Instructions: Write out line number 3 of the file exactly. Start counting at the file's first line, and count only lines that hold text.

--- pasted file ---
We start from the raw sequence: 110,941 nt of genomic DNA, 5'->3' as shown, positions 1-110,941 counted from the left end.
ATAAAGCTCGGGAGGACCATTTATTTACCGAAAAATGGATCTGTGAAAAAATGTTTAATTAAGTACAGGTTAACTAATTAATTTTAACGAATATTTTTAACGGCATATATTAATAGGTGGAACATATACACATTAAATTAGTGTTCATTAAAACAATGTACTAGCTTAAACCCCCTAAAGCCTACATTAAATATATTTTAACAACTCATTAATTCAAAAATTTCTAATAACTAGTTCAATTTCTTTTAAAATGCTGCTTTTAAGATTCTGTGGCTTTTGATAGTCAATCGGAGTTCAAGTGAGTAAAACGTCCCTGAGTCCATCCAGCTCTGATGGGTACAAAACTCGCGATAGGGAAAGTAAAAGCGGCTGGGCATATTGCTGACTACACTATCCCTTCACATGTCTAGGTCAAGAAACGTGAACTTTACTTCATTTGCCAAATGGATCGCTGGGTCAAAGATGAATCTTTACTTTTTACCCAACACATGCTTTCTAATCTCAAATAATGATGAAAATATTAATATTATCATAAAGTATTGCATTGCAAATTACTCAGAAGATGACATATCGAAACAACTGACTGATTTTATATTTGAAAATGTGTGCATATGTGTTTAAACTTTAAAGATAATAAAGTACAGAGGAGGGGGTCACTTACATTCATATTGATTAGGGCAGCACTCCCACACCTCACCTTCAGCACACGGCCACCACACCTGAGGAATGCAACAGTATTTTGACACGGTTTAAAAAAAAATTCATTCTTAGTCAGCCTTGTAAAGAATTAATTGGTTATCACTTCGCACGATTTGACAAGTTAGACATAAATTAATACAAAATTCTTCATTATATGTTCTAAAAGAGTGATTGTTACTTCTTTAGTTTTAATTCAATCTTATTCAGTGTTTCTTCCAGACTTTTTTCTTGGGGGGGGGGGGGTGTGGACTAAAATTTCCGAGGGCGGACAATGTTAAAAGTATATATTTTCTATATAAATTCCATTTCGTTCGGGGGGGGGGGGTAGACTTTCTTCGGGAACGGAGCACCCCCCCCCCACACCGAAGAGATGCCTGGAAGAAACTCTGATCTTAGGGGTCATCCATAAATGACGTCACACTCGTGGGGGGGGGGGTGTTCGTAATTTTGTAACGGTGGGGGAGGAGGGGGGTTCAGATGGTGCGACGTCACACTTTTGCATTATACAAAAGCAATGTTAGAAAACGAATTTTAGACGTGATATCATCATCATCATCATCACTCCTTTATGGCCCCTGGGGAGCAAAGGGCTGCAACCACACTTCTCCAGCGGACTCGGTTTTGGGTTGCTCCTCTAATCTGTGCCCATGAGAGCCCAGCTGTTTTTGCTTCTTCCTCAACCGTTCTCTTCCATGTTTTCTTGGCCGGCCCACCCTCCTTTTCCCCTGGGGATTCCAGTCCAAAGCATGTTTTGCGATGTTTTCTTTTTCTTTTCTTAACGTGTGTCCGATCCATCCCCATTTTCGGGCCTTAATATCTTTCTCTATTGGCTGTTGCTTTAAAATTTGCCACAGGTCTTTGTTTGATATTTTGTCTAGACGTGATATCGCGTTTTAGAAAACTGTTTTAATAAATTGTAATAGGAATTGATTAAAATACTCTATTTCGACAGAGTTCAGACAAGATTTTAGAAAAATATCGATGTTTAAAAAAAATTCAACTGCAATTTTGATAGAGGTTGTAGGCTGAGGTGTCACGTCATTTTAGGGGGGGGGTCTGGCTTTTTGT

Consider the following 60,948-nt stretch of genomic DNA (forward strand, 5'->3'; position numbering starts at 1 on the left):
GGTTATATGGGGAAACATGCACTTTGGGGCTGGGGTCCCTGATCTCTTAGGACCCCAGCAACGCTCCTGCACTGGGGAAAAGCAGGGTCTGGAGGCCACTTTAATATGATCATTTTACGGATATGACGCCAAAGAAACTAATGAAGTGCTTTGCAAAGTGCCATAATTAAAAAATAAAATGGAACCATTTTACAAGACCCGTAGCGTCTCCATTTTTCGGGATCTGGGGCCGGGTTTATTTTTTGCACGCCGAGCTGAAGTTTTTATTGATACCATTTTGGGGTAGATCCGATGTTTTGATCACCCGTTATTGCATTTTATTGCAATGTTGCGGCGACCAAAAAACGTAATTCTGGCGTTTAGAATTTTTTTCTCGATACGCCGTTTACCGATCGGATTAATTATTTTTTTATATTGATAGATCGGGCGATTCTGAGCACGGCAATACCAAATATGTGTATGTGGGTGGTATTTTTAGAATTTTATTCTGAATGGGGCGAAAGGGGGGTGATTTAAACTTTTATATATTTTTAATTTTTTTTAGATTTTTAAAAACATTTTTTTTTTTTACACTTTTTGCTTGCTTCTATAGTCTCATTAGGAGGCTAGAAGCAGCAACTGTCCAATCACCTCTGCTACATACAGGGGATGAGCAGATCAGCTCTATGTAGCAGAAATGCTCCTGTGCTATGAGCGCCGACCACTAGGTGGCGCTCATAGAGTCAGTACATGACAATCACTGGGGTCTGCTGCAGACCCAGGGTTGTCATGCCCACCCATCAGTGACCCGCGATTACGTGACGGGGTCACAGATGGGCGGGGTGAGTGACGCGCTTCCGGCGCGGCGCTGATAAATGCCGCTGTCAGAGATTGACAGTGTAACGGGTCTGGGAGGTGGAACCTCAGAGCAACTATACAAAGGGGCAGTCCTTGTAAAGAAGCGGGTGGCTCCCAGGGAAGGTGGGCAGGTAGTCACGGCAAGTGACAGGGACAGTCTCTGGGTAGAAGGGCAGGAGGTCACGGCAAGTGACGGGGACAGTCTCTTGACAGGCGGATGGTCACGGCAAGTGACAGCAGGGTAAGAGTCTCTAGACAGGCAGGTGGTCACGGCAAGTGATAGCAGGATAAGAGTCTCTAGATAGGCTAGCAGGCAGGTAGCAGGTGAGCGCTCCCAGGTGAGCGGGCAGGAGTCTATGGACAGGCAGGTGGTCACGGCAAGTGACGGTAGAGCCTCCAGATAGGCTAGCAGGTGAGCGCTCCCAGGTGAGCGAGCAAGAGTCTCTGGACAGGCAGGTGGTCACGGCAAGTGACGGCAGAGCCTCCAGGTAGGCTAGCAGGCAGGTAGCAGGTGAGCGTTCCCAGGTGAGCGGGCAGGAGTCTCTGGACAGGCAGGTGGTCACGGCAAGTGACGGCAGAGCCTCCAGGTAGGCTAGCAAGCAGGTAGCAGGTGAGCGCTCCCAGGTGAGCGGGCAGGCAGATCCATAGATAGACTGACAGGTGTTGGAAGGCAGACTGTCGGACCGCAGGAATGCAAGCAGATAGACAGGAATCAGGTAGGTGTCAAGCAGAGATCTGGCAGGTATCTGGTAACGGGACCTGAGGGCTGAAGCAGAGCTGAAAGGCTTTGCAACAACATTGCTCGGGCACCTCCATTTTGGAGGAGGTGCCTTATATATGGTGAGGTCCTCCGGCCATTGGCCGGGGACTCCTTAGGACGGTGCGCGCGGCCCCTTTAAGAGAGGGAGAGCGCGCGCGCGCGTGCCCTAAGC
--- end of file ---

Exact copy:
Consider the following 60,948-nt stretch of genomic DNA (forward strand, 5'->3'; position numbering starts at 1 on the left):